Still, it was not really consistent or equal. For example for Chesapeake has 3 HRPDC commissioners and a population of around 200,000 residents/taxpayers. But so does Portsmouth – with a population of around 100,000 residents/taxpayers.

    For a long, long time, Norfolk with a population of around 240,000 residents/taxpayers had 5 representatives (called “commissioners”) – yet Virginia Beach, with 430,000 residents/taxpayers had only 6 “votes” (representatives/commissioners).

    Now Virginia Beach has 6 “votes” – whoopee! But, if Norfolk has 5 and Virginia Beach has twice the number of residents, should Virginia Beach have 10 “votes”???

    Now, under these new bills – each of the regions cities, (which for some mysterious reason exclude a few localities such as Poquoson and Surry County???) has (drum roll please …tada, tada, tada …) – ONE VOTE/Representative!.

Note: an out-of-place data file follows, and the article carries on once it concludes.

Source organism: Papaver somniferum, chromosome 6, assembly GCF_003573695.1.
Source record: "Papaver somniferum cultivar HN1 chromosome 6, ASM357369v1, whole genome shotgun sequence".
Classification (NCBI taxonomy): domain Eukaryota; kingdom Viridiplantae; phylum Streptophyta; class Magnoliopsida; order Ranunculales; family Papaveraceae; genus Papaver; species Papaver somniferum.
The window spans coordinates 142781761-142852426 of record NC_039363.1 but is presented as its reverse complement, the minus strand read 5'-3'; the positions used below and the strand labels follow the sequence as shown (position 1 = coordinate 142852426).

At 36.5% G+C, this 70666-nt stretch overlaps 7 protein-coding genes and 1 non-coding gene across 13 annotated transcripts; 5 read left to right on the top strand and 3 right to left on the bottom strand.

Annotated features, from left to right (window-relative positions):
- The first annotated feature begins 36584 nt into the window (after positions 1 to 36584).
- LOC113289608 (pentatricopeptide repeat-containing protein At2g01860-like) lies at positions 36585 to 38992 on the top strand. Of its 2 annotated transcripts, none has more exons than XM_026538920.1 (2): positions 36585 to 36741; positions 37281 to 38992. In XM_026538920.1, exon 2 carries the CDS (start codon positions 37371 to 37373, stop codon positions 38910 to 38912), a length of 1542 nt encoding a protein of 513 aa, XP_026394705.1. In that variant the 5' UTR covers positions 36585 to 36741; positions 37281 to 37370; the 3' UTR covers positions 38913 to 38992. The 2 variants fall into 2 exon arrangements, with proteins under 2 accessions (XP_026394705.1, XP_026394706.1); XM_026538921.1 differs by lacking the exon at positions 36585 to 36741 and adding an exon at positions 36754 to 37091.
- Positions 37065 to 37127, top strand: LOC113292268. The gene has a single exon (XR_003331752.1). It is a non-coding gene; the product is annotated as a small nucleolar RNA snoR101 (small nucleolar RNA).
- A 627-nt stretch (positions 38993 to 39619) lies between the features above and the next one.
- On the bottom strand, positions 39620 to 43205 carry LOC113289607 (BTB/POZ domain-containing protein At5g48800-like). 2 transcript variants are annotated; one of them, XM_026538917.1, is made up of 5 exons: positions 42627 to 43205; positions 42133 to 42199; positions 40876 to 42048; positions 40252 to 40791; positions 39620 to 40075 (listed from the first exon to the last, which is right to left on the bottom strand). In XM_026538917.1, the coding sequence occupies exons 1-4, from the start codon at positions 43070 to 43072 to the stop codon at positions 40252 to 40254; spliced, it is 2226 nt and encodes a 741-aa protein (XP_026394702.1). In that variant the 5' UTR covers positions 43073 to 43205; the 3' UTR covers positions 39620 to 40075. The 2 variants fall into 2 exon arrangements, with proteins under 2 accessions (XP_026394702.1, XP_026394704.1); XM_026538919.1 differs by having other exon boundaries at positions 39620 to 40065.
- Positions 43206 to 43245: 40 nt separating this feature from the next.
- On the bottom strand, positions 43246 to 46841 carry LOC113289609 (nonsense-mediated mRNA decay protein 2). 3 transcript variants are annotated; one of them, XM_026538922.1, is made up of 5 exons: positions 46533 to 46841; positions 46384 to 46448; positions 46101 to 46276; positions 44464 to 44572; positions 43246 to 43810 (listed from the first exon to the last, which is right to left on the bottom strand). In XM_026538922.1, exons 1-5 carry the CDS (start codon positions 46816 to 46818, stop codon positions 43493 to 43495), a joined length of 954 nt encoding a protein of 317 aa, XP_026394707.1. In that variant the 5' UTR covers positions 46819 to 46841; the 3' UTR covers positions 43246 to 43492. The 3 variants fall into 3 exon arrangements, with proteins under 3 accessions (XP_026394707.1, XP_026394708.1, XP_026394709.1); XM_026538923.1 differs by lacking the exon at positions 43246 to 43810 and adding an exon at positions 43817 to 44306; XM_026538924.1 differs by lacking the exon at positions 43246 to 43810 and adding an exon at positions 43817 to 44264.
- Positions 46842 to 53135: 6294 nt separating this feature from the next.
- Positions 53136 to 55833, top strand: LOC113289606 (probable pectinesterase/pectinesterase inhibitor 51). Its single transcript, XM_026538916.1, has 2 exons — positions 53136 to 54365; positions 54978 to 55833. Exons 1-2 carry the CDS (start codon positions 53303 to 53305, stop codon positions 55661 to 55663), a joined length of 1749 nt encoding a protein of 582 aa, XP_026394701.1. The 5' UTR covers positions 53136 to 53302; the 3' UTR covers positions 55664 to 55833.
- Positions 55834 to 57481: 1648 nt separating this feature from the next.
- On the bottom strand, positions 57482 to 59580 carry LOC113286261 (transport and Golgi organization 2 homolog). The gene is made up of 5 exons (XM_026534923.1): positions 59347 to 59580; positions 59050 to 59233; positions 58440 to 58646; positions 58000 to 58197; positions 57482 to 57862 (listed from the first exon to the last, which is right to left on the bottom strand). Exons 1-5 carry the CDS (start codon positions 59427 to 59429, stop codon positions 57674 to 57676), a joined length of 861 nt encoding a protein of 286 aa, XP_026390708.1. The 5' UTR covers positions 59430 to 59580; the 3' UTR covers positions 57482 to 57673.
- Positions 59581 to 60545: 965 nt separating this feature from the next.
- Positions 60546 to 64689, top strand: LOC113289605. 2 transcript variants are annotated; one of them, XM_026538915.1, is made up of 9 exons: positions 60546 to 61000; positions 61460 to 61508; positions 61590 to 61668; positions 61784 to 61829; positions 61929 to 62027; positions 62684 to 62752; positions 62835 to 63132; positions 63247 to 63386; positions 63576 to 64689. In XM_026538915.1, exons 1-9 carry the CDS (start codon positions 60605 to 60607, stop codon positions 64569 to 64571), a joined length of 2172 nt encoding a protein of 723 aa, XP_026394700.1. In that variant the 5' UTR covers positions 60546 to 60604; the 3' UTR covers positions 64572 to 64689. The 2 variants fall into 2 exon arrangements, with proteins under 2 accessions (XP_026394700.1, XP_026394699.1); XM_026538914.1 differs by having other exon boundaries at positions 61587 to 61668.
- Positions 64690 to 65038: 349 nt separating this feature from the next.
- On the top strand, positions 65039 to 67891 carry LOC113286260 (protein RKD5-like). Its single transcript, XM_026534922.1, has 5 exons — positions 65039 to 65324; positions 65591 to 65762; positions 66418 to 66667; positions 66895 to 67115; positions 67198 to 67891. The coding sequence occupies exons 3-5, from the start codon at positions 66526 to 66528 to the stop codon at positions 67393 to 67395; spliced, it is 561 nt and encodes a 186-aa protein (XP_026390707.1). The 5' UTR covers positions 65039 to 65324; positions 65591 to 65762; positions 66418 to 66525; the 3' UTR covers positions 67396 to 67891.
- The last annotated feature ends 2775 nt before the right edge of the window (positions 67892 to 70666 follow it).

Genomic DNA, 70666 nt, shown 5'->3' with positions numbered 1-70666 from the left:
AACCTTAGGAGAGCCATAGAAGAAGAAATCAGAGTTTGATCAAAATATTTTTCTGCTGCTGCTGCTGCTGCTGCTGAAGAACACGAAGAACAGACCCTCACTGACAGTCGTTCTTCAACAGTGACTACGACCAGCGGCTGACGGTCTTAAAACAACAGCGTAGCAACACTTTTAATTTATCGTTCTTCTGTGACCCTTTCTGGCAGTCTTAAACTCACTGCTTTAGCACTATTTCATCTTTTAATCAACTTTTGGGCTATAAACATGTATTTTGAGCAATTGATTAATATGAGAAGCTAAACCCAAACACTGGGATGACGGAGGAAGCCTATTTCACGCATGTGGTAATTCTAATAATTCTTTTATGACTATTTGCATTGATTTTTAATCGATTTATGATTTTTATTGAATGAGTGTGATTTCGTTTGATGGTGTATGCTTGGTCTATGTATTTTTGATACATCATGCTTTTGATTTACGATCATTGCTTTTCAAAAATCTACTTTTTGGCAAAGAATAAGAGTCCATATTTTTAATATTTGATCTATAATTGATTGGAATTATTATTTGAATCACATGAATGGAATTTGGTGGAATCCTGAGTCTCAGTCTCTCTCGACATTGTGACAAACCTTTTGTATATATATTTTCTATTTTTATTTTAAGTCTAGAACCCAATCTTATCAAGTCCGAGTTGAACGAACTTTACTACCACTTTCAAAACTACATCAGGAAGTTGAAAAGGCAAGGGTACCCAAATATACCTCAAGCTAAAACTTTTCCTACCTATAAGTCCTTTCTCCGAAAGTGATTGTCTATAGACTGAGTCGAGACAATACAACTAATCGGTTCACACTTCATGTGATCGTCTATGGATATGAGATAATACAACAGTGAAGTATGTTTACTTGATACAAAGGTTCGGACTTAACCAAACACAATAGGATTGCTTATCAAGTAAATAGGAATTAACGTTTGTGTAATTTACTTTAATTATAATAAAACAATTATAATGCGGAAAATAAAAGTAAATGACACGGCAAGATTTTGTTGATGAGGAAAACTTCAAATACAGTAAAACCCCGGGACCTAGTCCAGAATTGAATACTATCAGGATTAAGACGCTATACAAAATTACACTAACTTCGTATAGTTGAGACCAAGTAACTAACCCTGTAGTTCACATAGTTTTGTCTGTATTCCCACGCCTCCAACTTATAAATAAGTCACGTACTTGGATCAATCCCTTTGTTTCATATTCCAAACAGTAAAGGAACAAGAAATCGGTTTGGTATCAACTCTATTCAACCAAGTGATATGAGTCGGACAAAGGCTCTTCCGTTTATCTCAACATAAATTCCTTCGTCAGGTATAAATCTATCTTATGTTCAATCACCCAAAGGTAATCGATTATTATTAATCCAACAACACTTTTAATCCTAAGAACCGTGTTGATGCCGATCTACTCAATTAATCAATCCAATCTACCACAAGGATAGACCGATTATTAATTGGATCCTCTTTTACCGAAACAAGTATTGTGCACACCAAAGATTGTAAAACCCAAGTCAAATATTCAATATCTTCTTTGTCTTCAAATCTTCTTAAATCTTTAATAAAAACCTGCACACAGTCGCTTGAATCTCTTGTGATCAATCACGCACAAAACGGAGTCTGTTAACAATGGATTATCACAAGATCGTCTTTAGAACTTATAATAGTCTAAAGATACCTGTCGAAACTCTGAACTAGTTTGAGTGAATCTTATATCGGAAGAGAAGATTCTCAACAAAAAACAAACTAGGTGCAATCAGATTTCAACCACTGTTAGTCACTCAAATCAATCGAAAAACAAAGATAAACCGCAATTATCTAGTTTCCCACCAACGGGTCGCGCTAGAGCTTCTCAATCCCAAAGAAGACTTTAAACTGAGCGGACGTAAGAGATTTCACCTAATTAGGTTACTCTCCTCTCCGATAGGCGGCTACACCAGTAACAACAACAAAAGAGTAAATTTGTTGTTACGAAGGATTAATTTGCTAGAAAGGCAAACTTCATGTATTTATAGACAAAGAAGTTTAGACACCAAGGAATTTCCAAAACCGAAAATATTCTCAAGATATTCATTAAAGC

Yupper folks, the tiny Isle of Wight County with around 30,000 residents has the same number of “votes” as Virginia’s largest city – Virginia Beach (now 440,000 residents).

    During the November 2002 regional tax scam we have a regional referendum to ask the citizens IF they wanted another layer of unaccountable regional government.

    2007? Nope – in fact, only 4 localities are required to have their BOS or City Council vote to “join” the new regional governme-er, um, “Authority” and Presto! – it shall be inflicted upon us-er, um “created”

    Yes – – you read that right!


    Did I mention that in 2002 the voters rejected regional gover-er, um “authority” with taxation powers, opposed by a 2 to 1 margin???

    Yet – every single BOS and City Council passed resolutions endorsing the citizens rejected 2002 SB 668 (the 2007 bill that is being recycled as HB 5056 and SB 1415)